Sunday, November 25, 2012

Classic Christmas Poem is Edited

There is just one month until Christmas! With this in mind, this post focuses on a recent controversy regarding a newly published edited version of a Christmas classic: Twas the Night Before Christmas (also known as A Visit from St. Nicholas). In this “updated” version, Pamela McColl, an anti-smoking advocate, edited out all references to smoking included in the Clement C. Moore original. The National Post has published an article on the debate surrounding these changes. While McColl views the edited version as way to protect children, others have criticized the move as censorship. Ann Curry, Gail de Vos, and Alvin Schrader, all from the University of Alberta, have spoken out to oppose the changes and are quoted in the article. Although the version is controversial, the book is available through Indigo and

Gail de Vos has reviewed the book for the magazine CM: Canadian Review of Materials.  In this review, she describes exactly how the book has been edited. According to the jacket cover, Santa Claus himself edited out the two lines which reference smoking. In de Vos’ opinion, the changes are detrimental to the development of children’s critical thinking skills. For more information on the book, see the book review.

Sunday, November 18, 2012

Censorship and Self-Censorship of “Fifty Shades of Grey”

The Freedom to Read Foundation (FTRF) recently added a blog post entitled Fifty Shades of Grey: Why Should We Care About a “Bad” Book?. Barbara Jones, the Executive Director of FTRF, discusses why we should resist attempts to ban materials that censors do not consider to have “literary quality.” The book “Fifty Shades of Grey” is used as an example in examining librarians’ professional values and practices as well as in thinking about the larger economic context. See the article for one librarian's thought-provoking view on book quality and censorship.

Barbara Jones has also written an article for the American Libraries Magazine on library self-censorship. Controversy in Fifty Shades of Grey discusses how collection development policies have been used by libraries to censor controversial material such as “Fifty Shades of Grey.” Though we are typically concerned with outside censorship, self-censorship is a related issue that we should reflect on as library and information professionals.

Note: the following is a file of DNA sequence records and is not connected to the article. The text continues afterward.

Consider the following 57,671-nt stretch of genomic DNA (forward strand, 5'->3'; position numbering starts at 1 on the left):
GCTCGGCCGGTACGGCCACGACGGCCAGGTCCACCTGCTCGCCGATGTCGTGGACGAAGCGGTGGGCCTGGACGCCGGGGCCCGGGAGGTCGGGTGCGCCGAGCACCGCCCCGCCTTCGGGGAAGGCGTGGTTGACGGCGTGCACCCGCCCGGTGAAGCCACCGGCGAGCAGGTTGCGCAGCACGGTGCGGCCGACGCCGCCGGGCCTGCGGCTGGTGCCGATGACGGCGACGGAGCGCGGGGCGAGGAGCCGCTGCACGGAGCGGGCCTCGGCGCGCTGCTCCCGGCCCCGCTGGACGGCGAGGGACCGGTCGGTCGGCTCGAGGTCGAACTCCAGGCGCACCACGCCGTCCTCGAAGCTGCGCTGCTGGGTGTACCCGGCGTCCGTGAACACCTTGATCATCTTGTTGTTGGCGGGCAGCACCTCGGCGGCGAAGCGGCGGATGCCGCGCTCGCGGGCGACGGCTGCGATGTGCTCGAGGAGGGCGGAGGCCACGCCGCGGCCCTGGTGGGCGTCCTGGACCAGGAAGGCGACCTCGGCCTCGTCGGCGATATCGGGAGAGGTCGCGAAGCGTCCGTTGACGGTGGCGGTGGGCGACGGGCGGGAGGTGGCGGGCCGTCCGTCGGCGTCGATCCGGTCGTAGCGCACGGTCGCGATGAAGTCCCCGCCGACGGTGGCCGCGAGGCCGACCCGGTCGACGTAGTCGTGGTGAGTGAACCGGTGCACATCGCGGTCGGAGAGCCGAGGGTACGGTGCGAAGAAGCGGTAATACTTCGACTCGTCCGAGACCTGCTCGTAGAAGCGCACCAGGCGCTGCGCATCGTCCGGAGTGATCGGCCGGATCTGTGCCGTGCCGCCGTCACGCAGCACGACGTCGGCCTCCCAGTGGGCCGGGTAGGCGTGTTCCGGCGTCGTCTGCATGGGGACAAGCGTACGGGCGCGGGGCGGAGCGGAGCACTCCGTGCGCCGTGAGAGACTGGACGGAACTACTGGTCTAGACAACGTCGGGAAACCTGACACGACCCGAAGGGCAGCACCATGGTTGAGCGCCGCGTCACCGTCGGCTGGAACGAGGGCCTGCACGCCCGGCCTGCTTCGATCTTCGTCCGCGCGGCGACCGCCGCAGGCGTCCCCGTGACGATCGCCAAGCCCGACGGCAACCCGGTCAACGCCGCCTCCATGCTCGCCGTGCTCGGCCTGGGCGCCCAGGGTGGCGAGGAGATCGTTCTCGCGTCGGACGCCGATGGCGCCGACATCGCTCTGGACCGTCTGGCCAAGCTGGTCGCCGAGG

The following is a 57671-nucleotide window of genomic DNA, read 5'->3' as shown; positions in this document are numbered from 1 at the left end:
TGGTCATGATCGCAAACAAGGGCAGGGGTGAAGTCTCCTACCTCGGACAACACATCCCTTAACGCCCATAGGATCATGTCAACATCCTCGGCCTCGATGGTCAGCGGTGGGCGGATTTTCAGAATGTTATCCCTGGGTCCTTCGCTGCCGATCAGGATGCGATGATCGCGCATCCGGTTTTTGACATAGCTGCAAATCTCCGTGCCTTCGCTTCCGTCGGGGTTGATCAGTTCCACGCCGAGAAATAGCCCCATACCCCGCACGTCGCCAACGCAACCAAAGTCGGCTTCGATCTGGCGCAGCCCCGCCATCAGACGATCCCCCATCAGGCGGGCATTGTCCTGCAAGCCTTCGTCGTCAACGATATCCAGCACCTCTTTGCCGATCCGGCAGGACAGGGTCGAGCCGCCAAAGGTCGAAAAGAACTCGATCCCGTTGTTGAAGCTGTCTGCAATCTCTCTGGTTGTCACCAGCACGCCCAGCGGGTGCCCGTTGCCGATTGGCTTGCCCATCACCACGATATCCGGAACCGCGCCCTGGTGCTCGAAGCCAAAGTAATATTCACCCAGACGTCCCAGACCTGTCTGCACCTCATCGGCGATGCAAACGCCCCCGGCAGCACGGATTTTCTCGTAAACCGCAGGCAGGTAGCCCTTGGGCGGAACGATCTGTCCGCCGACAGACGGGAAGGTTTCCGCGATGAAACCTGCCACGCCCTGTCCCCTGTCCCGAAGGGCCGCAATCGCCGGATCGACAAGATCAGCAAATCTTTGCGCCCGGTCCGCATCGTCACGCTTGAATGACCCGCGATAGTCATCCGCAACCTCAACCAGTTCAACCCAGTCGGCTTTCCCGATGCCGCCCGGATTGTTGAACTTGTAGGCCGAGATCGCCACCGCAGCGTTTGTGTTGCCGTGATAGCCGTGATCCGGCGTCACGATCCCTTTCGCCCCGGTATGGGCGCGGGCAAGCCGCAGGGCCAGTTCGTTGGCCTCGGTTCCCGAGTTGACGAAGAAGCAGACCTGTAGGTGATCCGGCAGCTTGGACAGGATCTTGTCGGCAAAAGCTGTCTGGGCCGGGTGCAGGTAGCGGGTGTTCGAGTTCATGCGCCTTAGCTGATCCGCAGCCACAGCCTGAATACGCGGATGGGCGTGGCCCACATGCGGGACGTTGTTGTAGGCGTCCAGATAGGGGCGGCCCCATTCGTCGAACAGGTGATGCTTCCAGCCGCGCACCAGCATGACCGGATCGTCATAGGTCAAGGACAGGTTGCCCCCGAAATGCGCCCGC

Sunday, November 11, 2012

Plan for Internet Filter in Australia is Dropped

The Australian government has dropped plans to implement a nation-wide Internet filter according to the Sydney Morning Herald. A recent article outlines the history of the controversial plan and the action that will be taken in its place. The Internet filter began as an election promise and, according to the article, would have required Australian Internet service providers to block content on “child sexual abuse imagery, bestiality, sexual violence, detailed instruction in crime, violence or drug use and material that advocated terrorist activity” had it passed into law. The Australian government has instead opted to have the Internet service providers block individual websites related to child abuse.

Read the Sydney Morning Herald article or watch a related video for further information on the scrapped Internet filter plan.

Sunday, November 04, 2012

Libraries & Hurricane Sandy

The Library Journal has published an article on how libraries in the path of Hurricane Sandy have been impacted by the superstorm. While part of the article discusses the damage to facilities and loss of power, much of the article speaks to the importance of libraries as open public spaces. According to author Sarah Bayliss, "[…] public libraries are unofficial but critical places of refuge for people during times of disaster." Libraries in New Jersey and New York have been providing the public with Internet access and a place to charge electronics. Many libraries have also added extra children’s programming and family movie viewings. The CEO of Queens Library has stated that staff members are on hand to "help people with any kind of FEMA applications and other services" that they may need in order to begin the recovery process.

In the aftermath of the superstorm, libraries have brought members of the community together. To find out more about how libraries have been affected by Hurricane Sandy, read the LJ article or view the School Library Journal's photo gallery.